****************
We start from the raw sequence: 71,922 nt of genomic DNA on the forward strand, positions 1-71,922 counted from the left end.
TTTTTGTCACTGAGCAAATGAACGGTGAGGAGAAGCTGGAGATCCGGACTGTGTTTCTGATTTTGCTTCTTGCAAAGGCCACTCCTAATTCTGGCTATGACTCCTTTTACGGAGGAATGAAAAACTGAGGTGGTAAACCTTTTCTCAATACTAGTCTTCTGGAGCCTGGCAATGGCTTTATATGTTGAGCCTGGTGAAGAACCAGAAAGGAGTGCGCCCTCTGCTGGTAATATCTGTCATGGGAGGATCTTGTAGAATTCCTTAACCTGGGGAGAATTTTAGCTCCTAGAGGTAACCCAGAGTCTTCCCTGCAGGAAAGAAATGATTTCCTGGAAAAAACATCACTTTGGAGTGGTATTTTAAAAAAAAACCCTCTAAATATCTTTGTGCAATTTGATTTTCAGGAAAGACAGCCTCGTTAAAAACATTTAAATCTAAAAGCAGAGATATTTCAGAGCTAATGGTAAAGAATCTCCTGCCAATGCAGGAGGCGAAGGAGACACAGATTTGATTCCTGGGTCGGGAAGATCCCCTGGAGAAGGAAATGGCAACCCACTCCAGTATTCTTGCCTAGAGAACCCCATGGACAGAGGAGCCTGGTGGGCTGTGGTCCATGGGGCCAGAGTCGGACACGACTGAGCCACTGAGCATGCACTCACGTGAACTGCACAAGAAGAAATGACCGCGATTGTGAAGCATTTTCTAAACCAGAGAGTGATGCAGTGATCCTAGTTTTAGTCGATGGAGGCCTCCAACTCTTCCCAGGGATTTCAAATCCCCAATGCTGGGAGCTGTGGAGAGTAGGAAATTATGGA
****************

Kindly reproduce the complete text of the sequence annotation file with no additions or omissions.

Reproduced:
We start from the raw sequence: 71,922 nt of genomic DNA on the forward strand, positions 1-71,922 counted from the left end.
TTTTTGTCACTGAGCAAATGAACGGTGAGGAGAAGCTGGAGATCCGGACTGTGTTTCTGATTTTGCTTCTTGCAAAGGCCACTCCTAATTCTGGCTATGACTCCTTTTACGGAGGAATGAAAAACTGAGGTGGTAAACCTTTTCTCAATACTAGTCTTCTGGAGCCTGGCAATGGCTTTATATGTTGAGCCTGGTGAAGAACCAGAAAGGAGTGCGCCCTCTGCTGGTAATATCTGTCATGGGAGGATCTTGTAGAATTCCTTAACCTGGGGAGAATTTTAGCTCCTAGAGGTAACCCAGAGTCTTCCCTGCAGGAAAGAAATGATTTCCTGGAAAAAACATCACTTTGGAGTGGTATTTTAAAAAAAAACCCTCTAAATATCTTTGTGCAATTTGATTTTCAGGAAAGACAGCCTCGTTAAAAACATTTAAATCTAAAAGCAGAGATATTTCAGAGCTAATGGTAAAGAATCTCCTGCCAATGCAGGAGGCGAAGGAGACACAGATTTGATTCCTGGGTCGGGAAGATCCCCTGGAGAAGGAAATGGCAACCCACTCCAGTATTCTTGCCTAGAGAACCCCATGGACAGAGGAGCCTGGTGGGCTGTGGTCCATGGGGCCAGAGTCGGACACGACTGAGCCACTGAGCATGCACTCACGTGAACTGCACAAGAAGAAATGACCGCGATTGTGAAGCATTTTCTAAACCAGAGAGTGATGCAGTGATCCTAGTTTTAGTCGATGGAGGCCTCCAACTCTTCCCAGGGATTTCAAATCCCCAATGCTGGGAGCTGTGGAGAGTAGGAAATTATGGA